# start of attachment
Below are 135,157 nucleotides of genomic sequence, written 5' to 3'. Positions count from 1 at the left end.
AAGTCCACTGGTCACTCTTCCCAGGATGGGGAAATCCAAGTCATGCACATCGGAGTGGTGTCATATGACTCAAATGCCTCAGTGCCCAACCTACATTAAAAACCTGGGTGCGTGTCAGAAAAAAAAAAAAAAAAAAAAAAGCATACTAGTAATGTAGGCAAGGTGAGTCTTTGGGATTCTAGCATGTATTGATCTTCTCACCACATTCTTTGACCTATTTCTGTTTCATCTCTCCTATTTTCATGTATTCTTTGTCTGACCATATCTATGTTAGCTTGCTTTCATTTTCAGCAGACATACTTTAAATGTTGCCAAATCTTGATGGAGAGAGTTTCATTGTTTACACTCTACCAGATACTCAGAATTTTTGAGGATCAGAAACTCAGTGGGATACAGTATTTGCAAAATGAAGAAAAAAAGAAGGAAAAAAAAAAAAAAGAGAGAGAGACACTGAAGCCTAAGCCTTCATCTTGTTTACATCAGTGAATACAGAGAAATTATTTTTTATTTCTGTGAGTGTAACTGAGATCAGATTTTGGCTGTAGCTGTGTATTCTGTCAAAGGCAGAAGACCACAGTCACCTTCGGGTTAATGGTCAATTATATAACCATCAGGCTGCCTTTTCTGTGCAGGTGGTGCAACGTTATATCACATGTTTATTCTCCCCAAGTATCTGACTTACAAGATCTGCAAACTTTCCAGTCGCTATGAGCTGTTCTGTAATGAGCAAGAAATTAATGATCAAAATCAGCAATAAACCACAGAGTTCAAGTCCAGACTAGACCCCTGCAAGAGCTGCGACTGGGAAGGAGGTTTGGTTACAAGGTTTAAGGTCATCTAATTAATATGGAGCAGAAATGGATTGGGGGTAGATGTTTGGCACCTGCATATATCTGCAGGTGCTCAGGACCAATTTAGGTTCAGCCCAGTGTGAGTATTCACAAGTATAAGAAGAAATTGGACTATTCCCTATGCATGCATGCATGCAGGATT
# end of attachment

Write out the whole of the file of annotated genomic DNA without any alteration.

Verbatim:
Below are 135,157 nucleotides of genomic sequence, written 5' to 3'. Positions count from 1 at the left end.
AAGTCCACTGGTCACTCTTCCCAGGATGGGGAAATCCAAGTCATGCACATCGGAGTGGTGTCATATGACTCAAATGCCTCAGTGCCCAACCTACATTAAAAACCTGGGTGCGTGTCAGAAAAAAAAAAAAAAAAAAAAAAGCATACTAGTAATGTAGGCAAGGTGAGTCTTTGGGATTCTAGCATGTATTGATCTTCTCACCACATTCTTTGACCTATTTCTGTTTCATCTCTCCTATTTTCATGTATTCTTTGTCTGACCATATCTATGTTAGCTTGCTTTCATTTTCAGCAGACATACTTTAAATGTTGCCAAATCTTGATGGAGAGAGTTTCATTGTTTACACTCTACCAGATACTCAGAATTTTTGAGGATCAGAAACTCAGTGGGATACAGTATTTGCAAAATGAAGAAAAAAAGAAGGAAAAAAAAAAAAAAGAGAGAGAGACACTGAAGCCTAAGCCTTCATCTTGTTTACATCAGTGAATACAGAGAAATTATTTTTTATTTCTGTGAGTGTAACTGAGATCAGATTTTGGCTGTAGCTGTGTATTCTGTCAAAGGCAGAAGACCACAGTCACCTTCGGGTTAATGGTCAATTATATAACCATCAGGCTGCCTTTTCTGTGCAGGTGGTGCAACGTTATATCACATGTTTATTCTCCCCAAGTATCTGACTTACAAGATCTGCAAACTTTCCAGTCGCTATGAGCTGTTCTGTAATGAGCAAGAAATTAATGATCAAAATCAGCAATAAACCACAGAGTTCAAGTCCAGACTAGACCCCTGCAAGAGCTGCGACTGGGAAGGAGGTTTGGTTACAAGGTTTAAGGTCATCTAATTAATATGGAGCAGAAATGGATTGGGGGTAGATGTTTGGCACCTGCATATATCTGCAGGTGCTCAGGACCAATTTAGGTTCAGCCCAGTGTGAGTATTCACAAGTATAAGAAGAAATTGGACTATTCCCTATGCATGCATGCATGCAGGATT